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Why this investor encourages financial literacy among his kids

By Bianca Dabu 17 April 2017 | 1 minute read

One of the reasons why Simon Grant started his property investment journey are his kids – he wanted to give them the option to continue living in Sydney despite the high prices of properties.

Financial literate

As early as now, Simon’s kids – one high school and one much younger – are well aware of their parents’ portfolio as well as their plans to make it bigger.

“They ask us about them, you know, why did we do that? And why did we purchase this? And what are you doing with this house? We’ve always had a policy of just being upfront with them,” he shared with Smart Property Investment.

I come from a generation where our parents said, ‘Pay your mortgage off and that’s it. Don’t do anything else.’ You never spoke about finances. It wasn’t discussed in the household around the kids. I don’t believe in that ethos.

While he was not given a chance to participate in the discussion of his family’s finances when he was a kid, Simon believes that the generation of his own children could benefit from having a broader knowledge about the proverbial “real world,” including a glimpse of the ever-changing landscape of property markets.


Through early financial literacy, he hopes to provide a better life for his kids, one where they could navigate their way through small to more complicated setbacks.

According to him: “I think that kids these days are getting smarter and they need to understand a bit more about what’s out in the real world, within limits. I don’t want them to be stressed about, ‘Oh gee! We can’t afford this or can we afford that.’ They want to have a good life. I want to give them a good life, but by the same token they know that we are doing this for a number of reasons.”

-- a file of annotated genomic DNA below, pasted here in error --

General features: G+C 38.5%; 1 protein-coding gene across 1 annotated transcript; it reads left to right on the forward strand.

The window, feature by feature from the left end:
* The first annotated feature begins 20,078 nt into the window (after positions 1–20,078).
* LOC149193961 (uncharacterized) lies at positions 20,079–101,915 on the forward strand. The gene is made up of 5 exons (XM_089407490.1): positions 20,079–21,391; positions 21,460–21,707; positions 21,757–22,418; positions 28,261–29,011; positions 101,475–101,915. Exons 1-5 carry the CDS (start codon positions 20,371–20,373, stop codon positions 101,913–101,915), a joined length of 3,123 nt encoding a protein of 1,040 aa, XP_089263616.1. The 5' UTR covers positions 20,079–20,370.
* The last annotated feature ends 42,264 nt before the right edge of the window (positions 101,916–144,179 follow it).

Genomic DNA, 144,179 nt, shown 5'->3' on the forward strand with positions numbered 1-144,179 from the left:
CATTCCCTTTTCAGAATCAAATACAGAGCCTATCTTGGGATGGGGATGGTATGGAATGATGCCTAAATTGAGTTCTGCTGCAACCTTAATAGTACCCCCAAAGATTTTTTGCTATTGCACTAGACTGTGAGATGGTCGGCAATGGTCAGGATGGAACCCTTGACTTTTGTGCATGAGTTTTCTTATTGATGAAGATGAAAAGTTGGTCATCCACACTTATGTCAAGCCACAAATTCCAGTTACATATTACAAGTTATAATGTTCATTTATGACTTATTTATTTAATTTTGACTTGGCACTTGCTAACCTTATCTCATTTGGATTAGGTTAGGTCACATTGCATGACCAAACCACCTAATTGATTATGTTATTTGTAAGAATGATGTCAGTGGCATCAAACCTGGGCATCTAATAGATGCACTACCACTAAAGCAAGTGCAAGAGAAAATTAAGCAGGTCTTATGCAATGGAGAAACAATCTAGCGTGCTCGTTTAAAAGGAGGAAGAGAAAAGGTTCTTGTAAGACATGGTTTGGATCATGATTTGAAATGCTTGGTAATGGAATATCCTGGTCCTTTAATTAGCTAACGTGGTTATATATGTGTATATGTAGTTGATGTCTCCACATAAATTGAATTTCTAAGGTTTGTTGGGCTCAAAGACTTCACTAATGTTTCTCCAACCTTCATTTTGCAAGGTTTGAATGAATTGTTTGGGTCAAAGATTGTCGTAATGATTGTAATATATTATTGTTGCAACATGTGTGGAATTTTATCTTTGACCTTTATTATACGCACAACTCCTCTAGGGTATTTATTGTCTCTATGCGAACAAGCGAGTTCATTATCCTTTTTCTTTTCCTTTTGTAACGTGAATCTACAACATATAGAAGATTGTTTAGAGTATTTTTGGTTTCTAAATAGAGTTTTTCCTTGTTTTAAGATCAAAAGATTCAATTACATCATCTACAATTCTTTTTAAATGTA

Simon ensures that while his kids know how to spend money on investments, they also know how to earn it.

“You know, a mortgage broker will come in and the kids will understand we are looking at this property or we are looking at that one. ‘Why are we doing this dad?’ [We say], ‘Oh, it’s down there and this is the reason and this is where we think it’s going to go.’ We haven’t taken too much to them yet. I will, as they get a bit older,” Simon said.

My oldest is in high school now so we’re having some fiscal discussions with them. They know how to earn their money.

My youngest is great at spending it all on lollies, and he blew a whole lot of his birthday money recently. He went, ‘I’ve got no money to buy anything with because I have just spent it on sugar,’ [I said], ‘That’s it mate.’ [He said], ‘Oh can I borrow?’ [But I said], ‘Nope, you’re not getting any money. You had it, you’ve lost it.

The doting father and proud property investor added: “It may be tough love but I think there is a time and a place to understand a bit. Each sort of chunk, each year they go through, I give them a bit more understanding of what money means and how it can work for you and how it can work against you.

Smart Property Investments Phil Tarrant agrees that children, young as they are, must understand that most things in life don’t come easily and that one must work hard to get what they want.

A good introduction of the “real world” from parents will help equip a child with the discipline and a sense of responsibility that will provide them a head start towards excellence.

Tune in to Simon Grants episode in The Smart Property Investment Show to find out how, through the help of a financial team, he was able to recognise a property lemon and get back on the road to success.


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Why this investor encourages financial literacy among his kids
Financial literate
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